You have likely seen TV and online ads from credit card companies touting their rewards programs. These ads highlight frequent flier miles, cash back on specific purchases and rewards for consumers who spend considerable amounts of money. A rewards card seems attractive on first blush as many people use their credit cards for big-ticket purchases that would yield big incentives. Credit card companies and banks rarely highlight the costs of these cards or the limitations of their rewards. You should tread lightly when dealing with rewards programs until you have learned some of the downfalls of these programs.
We should start by looking at the potential benefits of rewards cards for responsible spenders. You can continue to build your credit after introductory cards while earning rewards for your spending. A series of everyday purchases can turn from simple transactions to small deposits in a rewards account. These little drops in the rewards bucket can passively build toward a large reward in a short amount of time. You might be able to travel, buy special items and give gifts without doing much more than completing your daily tasks.
A big problem associated with credit card rewards programs is the incentive to spend far more than usual on a monthly basis. Your credit card company might offer a very attractive rewards program that offers points on gas, travel and grocery purchases. These purchases might be commonplace but you may be inclined to increase the amount spent per trip. For example, you might purchase snacks when making a stop at a gas station. These small increases to your typical trips contribute to higher debt and interest especially if debt is carried from month to month. You might also be inclined to make big purchases on a rewards card rather than using check or cash to take advantage of rewards programs.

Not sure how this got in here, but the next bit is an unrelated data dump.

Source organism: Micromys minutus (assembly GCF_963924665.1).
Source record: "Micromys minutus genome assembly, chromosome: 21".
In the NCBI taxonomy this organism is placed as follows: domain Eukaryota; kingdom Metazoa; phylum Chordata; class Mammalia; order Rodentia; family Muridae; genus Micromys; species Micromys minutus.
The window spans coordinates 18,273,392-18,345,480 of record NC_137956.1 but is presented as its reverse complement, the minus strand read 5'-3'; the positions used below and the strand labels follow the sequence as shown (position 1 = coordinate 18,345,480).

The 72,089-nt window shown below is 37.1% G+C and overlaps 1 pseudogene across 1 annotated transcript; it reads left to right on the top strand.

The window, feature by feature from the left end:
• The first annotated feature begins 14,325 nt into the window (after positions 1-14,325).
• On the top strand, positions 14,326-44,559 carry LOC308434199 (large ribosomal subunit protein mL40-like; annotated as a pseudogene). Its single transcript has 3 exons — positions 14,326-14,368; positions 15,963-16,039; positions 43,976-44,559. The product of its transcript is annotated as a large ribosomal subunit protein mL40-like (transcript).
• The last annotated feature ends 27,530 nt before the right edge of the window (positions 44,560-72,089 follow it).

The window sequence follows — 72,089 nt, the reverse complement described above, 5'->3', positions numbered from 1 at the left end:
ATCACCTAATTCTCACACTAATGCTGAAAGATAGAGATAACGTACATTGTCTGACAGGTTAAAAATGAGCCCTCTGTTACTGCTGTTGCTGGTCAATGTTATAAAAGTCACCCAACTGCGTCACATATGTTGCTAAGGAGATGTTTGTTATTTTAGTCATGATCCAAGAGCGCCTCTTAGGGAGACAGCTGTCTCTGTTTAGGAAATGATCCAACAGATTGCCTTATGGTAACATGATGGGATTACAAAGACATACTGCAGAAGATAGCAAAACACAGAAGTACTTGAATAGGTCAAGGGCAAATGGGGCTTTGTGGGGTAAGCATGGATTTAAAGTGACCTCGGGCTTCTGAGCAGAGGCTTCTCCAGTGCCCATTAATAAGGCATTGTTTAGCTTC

You might not be aware of limitations on miles, points and rewards programs until you have applied for a credit card. Credit cards that offer frequent flier miles often have blackout dates that push your flights into travel periods that are often unpopular. Your rewards points might expire on a rolling basis, which can prevent redemption for bigger prizes. These programs are often tied to particular airlines and vendors that have limited options for reward redemption.
Credit card rewards programs are beneficial in particular for frequent travelers, small businesses and individuals who almost exclusively use their cards for big items. A frequent traveler will build up miles quickly on a reward card but redeem these points just as quickly without worrying about expiration dates. Small business owners rely on credit especially as their companies grow so they can reap rewards while completing daily tasks. A consumer who uses a rewards card only for large items is likely to pay off that debt within a few months and won’t build up interest in exchange for rewards.